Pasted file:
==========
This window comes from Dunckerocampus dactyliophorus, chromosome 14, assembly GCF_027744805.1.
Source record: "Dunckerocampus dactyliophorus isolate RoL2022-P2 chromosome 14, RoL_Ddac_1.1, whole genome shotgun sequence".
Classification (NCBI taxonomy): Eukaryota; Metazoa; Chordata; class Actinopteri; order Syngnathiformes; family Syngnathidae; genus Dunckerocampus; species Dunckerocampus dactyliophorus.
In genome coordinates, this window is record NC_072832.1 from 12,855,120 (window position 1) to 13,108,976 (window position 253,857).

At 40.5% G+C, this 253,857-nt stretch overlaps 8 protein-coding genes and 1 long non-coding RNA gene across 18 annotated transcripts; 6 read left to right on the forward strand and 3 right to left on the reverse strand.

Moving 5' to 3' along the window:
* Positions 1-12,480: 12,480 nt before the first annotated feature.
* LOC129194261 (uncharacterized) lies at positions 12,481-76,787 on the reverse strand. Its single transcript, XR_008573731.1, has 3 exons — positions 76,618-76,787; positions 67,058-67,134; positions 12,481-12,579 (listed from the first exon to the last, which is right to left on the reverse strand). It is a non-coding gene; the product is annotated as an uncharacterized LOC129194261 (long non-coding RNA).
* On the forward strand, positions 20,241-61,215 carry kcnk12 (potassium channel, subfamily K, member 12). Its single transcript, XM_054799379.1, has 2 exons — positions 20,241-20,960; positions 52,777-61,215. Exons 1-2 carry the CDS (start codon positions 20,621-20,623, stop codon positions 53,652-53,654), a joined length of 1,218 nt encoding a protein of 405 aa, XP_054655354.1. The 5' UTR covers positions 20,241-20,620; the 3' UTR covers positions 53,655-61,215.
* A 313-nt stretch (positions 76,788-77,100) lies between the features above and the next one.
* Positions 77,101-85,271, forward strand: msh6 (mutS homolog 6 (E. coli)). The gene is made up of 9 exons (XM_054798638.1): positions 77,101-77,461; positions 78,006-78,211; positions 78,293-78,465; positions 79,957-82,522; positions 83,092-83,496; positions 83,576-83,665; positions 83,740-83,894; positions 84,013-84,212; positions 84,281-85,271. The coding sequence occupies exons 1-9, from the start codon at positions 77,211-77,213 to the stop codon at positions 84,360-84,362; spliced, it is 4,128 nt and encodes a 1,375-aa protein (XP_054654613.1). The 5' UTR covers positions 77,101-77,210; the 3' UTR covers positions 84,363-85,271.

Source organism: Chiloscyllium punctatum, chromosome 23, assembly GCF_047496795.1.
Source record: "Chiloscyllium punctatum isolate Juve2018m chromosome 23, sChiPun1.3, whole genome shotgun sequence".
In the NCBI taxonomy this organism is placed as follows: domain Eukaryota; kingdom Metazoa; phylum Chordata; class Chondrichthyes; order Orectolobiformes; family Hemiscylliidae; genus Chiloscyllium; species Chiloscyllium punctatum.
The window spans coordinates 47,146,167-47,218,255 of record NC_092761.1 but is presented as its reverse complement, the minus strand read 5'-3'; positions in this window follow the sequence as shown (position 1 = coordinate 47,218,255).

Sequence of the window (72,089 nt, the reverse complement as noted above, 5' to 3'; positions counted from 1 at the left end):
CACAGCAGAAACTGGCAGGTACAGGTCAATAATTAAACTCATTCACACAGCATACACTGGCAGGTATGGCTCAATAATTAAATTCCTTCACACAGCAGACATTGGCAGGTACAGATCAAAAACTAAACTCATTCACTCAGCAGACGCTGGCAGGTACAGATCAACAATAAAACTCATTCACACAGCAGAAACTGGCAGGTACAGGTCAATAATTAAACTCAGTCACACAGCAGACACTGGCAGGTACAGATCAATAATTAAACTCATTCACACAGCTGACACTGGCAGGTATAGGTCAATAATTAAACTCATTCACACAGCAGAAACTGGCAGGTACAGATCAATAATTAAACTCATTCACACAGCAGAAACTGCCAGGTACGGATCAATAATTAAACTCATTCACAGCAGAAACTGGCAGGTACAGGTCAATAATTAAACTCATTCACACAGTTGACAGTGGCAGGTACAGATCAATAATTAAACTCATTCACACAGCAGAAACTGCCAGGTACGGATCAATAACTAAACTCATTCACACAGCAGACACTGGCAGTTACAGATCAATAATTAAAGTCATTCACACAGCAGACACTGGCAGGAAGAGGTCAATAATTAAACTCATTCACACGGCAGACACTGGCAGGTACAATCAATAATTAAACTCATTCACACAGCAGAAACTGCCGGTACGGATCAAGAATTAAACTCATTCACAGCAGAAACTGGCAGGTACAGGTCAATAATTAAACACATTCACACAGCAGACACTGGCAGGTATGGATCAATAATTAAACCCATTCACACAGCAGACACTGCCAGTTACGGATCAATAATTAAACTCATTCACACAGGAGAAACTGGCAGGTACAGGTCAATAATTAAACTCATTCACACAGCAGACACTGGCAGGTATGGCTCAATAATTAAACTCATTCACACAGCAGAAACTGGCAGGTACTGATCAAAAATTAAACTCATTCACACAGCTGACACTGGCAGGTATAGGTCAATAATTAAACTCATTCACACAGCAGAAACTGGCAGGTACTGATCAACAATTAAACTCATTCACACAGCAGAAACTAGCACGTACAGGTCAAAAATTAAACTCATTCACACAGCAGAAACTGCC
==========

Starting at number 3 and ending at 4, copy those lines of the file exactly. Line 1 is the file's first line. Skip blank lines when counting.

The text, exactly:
Classification (NCBI taxonomy): Eukaryota; Metazoa; Chordata; class Actinopteri; order Syngnathiformes; family Syngnathidae; genus Dunckerocampus; species Dunckerocampus dactyliophorus.
In genome coordinates, this window is record NC_072832.1 from 12,855,120 (window position 1) to 13,108,976 (window position 253,857).